Stimulus Package Good For First Time Homebuyers
The 2009 Economic Stimulus Package passed and was signed into law earlier this week. On Wednesday I posted about what parts of the stimulus bill will affect individuals, and what benefits you can receive from the stimulus package.
Today I thought I’d take a closer look at one of those benefits that first time homebuyers can expect to receive if they buy a house this year, the $8,000 tax credit. This really just makes it that much more of a buyer’s market!
What The Stimulus Bill Says
In Sec. 1006 of the 407 page Stimulus bill you’ll find the information about the home buyer’s tax credit. It reads:
Extension of and increase in first-time homebuyer credit; waiver of requirement to pay
What does this mean? It means that first-time buyers can claim a credit worth $8,000 – or 10% of the home’s value, whichever is less – on their 2008 or 2009 taxes. To qualify for the credit, the home must be purchased between Jan. 1, 2009 and Nov. 30, 2009.
You cannot have owned a house for the past three years to qualify as “first time” buyer. You also must live in the purchased house for at least three years, or you will be obligated to pay back the credit.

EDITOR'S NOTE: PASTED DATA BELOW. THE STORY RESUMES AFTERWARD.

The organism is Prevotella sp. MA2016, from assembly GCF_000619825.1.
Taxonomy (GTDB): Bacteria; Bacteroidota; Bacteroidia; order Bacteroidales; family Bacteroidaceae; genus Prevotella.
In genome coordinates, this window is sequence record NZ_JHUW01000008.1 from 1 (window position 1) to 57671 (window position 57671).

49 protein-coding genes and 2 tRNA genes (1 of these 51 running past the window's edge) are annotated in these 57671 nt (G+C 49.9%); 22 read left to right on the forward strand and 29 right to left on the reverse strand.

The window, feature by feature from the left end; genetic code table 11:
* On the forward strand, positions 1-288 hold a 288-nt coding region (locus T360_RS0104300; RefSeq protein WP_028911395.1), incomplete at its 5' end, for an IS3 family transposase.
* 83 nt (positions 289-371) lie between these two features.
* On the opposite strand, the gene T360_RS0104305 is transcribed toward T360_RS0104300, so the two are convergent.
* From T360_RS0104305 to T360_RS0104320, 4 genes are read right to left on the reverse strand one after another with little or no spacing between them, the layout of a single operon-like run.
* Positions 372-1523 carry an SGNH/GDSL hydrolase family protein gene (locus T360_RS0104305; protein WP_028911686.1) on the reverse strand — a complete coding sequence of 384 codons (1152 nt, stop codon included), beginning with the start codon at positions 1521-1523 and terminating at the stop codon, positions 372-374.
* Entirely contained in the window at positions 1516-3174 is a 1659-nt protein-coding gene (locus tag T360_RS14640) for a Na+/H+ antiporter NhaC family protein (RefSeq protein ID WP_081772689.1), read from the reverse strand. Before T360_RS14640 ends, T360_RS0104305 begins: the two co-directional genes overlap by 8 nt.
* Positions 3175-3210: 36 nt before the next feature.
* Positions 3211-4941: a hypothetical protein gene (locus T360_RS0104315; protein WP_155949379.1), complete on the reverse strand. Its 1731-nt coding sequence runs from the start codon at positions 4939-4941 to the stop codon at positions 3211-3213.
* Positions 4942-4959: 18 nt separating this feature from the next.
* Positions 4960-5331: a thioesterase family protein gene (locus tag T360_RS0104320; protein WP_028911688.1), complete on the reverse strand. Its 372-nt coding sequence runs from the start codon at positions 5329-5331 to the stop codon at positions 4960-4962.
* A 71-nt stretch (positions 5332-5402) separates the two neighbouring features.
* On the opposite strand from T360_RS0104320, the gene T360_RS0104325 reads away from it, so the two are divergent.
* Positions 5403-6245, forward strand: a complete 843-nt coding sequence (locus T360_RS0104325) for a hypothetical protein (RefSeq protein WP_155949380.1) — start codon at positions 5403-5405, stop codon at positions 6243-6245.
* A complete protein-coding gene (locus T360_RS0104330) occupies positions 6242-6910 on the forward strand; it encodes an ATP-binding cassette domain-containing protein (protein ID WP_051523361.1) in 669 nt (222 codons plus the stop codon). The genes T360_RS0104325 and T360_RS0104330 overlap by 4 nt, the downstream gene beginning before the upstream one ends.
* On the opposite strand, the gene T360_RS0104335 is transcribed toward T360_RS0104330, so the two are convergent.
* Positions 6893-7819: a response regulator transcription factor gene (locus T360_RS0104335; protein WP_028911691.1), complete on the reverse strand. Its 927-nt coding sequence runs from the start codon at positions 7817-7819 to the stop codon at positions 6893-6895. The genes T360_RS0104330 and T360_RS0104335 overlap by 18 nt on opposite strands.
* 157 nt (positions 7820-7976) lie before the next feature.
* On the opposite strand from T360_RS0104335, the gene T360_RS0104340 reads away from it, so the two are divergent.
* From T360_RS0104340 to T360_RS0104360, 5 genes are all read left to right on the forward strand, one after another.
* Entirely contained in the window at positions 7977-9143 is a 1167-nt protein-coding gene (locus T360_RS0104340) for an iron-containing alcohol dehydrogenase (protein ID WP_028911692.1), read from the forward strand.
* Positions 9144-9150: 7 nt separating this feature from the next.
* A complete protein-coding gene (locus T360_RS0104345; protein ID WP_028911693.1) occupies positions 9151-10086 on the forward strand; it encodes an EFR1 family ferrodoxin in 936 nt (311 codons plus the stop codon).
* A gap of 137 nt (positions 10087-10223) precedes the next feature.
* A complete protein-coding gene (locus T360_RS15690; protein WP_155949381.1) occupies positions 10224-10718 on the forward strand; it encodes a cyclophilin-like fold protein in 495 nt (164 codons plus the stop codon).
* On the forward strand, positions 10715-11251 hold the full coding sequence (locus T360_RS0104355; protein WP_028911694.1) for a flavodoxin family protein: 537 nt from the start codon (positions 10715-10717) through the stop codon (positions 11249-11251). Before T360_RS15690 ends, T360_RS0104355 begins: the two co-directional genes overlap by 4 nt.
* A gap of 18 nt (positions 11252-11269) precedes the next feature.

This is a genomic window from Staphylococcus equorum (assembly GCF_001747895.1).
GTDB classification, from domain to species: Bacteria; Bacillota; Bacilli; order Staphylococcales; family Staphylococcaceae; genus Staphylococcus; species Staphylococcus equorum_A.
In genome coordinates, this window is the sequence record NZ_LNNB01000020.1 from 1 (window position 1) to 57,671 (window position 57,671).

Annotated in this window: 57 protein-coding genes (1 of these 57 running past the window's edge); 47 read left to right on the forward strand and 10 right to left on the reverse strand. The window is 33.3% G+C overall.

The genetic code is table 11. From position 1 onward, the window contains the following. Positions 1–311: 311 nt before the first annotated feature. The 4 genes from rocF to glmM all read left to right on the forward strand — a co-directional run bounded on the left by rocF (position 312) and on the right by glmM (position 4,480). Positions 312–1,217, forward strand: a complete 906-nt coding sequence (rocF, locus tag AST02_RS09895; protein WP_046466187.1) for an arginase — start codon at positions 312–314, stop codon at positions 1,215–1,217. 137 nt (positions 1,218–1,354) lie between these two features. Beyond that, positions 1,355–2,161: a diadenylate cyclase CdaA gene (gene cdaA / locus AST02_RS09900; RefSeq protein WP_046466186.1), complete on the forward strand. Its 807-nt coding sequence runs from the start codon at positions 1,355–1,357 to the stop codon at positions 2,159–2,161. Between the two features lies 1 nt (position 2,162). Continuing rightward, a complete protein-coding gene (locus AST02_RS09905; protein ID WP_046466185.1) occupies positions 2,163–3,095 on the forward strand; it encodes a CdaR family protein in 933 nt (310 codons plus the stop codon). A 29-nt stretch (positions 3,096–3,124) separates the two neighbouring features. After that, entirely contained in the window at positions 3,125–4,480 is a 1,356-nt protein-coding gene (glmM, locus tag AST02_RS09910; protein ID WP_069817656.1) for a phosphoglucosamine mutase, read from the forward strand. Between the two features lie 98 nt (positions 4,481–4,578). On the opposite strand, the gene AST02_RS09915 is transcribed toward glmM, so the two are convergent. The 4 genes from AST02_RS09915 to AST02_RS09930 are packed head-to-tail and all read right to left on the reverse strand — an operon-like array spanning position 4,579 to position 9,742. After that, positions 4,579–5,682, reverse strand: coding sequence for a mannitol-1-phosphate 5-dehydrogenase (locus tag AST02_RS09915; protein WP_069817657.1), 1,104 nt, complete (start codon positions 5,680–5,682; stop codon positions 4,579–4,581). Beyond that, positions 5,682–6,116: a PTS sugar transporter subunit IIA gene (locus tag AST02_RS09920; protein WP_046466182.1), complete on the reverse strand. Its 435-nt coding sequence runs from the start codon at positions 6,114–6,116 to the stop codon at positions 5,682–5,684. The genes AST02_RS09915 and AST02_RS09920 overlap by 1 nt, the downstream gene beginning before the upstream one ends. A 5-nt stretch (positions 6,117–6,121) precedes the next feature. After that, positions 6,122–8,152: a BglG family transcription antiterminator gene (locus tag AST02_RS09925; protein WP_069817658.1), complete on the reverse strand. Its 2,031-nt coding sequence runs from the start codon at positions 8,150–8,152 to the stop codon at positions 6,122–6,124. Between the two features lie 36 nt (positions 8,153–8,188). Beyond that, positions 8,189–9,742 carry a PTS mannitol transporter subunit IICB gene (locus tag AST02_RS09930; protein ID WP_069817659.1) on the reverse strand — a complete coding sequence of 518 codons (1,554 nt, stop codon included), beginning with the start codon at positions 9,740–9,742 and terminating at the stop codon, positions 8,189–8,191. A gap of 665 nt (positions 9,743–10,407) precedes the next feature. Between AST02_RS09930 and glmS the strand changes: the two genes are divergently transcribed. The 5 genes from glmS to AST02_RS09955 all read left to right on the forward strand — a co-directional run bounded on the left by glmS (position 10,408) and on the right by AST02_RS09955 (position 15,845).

The tax credit does come with some income restrictions. To get the credit, homebuyers have to earn less than $75,000 for singles or $150,000 for couples. If you make more than that you may qualify for a partial credit.
Getting the credit should be pretty easy, just claim it on your return. No other forms or papers should need to be filed, and if you have already completed your return, you can file an amended return to claim the credit.
How To Get Your First Time Home buyer Tax Credit
A review of the provisions of the first time homebuyer tax credit:
- You cannot have owned a home for the past 3 years to qualify as a “first time” buyer.
- It applies to homes purchased January 1, 2009 through November 30, 2009.
- You must keep the home for three years.
- The credit is refundable.
- The credit is for $8,000 or 10% of the home’s value, whichever is less.
- It phases out for incomes between $75,000 to $95,000 for single and $150,000 to $170,000 for couples.
Remember, when buying a home it’s best to buy something you can afford (no more than 25% of your income), to put down a large down payment (at least 20%), and to get into a fixed rate only 15 year mortgage if you can. I talk more about this on my post about Financial Peace University‘s lesson on real estate and mortgages.
Are you looking to buy a new home this year, and if so, will you qualify for this tax credit? Do you think this will help to stimulate the real estate market? Tell us about it in the comments!